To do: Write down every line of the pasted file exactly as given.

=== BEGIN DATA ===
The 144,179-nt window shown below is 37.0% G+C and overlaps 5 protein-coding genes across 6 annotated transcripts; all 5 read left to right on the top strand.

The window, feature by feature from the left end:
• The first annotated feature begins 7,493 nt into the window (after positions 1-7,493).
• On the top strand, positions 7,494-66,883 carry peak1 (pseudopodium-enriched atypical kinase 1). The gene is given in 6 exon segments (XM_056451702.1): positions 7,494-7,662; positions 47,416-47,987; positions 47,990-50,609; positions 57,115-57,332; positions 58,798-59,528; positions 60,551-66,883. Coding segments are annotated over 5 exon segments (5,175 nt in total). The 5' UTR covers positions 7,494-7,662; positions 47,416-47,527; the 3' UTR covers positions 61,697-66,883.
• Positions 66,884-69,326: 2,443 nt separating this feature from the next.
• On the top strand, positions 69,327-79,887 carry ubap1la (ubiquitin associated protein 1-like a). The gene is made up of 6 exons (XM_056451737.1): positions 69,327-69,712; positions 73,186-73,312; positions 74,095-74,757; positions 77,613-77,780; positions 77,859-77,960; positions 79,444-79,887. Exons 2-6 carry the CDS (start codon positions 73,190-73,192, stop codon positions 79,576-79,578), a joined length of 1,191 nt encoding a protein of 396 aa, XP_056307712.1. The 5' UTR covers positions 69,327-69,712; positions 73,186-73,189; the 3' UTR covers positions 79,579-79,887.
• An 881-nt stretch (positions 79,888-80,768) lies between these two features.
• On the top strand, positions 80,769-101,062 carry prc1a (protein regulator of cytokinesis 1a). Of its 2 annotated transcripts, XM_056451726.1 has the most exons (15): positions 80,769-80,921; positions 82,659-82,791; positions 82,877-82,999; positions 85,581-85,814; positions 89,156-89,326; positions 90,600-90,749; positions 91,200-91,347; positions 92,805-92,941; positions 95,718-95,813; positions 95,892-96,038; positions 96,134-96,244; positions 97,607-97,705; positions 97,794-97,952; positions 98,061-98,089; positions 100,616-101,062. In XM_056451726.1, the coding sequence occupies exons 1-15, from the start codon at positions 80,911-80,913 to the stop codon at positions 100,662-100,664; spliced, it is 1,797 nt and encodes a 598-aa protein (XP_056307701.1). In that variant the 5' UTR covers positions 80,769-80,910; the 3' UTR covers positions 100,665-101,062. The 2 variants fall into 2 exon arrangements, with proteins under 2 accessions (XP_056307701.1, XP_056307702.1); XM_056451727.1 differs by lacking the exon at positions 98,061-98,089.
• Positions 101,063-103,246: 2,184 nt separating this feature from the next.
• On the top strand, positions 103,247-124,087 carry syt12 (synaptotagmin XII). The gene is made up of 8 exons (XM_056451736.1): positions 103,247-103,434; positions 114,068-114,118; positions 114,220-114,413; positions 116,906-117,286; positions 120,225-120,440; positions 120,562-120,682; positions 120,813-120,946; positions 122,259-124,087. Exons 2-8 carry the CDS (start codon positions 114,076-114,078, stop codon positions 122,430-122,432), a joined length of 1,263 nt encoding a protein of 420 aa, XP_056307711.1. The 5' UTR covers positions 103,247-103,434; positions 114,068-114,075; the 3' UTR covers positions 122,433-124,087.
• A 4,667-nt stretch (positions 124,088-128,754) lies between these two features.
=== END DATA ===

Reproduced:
The 144,179-nt window shown below is 37.0% G+C and overlaps 5 protein-coding genes across 6 annotated transcripts; all 5 read left to right on the top strand.

The window, feature by feature from the left end:
• The first annotated feature begins 7,493 nt into the window (after positions 1-7,493).
• On the top strand, positions 7,494-66,883 carry peak1 (pseudopodium-enriched atypical kinase 1). The gene is given in 6 exon segments (XM_056451702.1): positions 7,494-7,662; positions 47,416-47,987; positions 47,990-50,609; positions 57,115-57,332; positions 58,798-59,528; positions 60,551-66,883. Coding segments are annotated over 5 exon segments (5,175 nt in total). The 5' UTR covers positions 7,494-7,662; positions 47,416-47,527; the 3' UTR covers positions 61,697-66,883.
• Positions 66,884-69,326: 2,443 nt separating this feature from the next.
• On the top strand, positions 69,327-79,887 carry ubap1la (ubiquitin associated protein 1-like a). The gene is made up of 6 exons (XM_056451737.1): positions 69,327-69,712; positions 73,186-73,312; positions 74,095-74,757; positions 77,613-77,780; positions 77,859-77,960; positions 79,444-79,887. Exons 2-6 carry the CDS (start codon positions 73,190-73,192, stop codon positions 79,576-79,578), a joined length of 1,191 nt encoding a protein of 396 aa, XP_056307712.1. The 5' UTR covers positions 69,327-69,712; positions 73,186-73,189; the 3' UTR covers positions 79,579-79,887.
• An 881-nt stretch (positions 79,888-80,768) lies between these two features.
• On the top strand, positions 80,769-101,062 carry prc1a (protein regulator of cytokinesis 1a). Of its 2 annotated transcripts, XM_056451726.1 has the most exons (15): positions 80,769-80,921; positions 82,659-82,791; positions 82,877-82,999; positions 85,581-85,814; positions 89,156-89,326; positions 90,600-90,749; positions 91,200-91,347; positions 92,805-92,941; positions 95,718-95,813; positions 95,892-96,038; positions 96,134-96,244; positions 97,607-97,705; positions 97,794-97,952; positions 98,061-98,089; positions 100,616-101,062. In XM_056451726.1, the coding sequence occupies exons 1-15, from the start codon at positions 80,911-80,913 to the stop codon at positions 100,662-100,664; spliced, it is 1,797 nt and encodes a 598-aa protein (XP_056307701.1). In that variant the 5' UTR covers positions 80,769-80,910; the 3' UTR covers positions 100,665-101,062. The 2 variants fall into 2 exon arrangements, with proteins under 2 accessions (XP_056307701.1, XP_056307702.1); XM_056451727.1 differs by lacking the exon at positions 98,061-98,089.
• Positions 101,063-103,246: 2,184 nt separating this feature from the next.
• On the top strand, positions 103,247-124,087 carry syt12 (synaptotagmin XII). The gene is made up of 8 exons (XM_056451736.1): positions 103,247-103,434; positions 114,068-114,118; positions 114,220-114,413; positions 116,906-117,286; positions 120,225-120,440; positions 120,562-120,682; positions 120,813-120,946; positions 122,259-124,087. Exons 2-8 carry the CDS (start codon positions 114,076-114,078, stop codon positions 122,430-122,432), a joined length of 1,263 nt encoding a protein of 420 aa, XP_056307711.1. The 5' UTR covers positions 103,247-103,434; positions 114,068-114,075; the 3' UTR covers positions 122,433-124,087.
• A 4,667-nt stretch (positions 124,088-128,754) lies between these two features.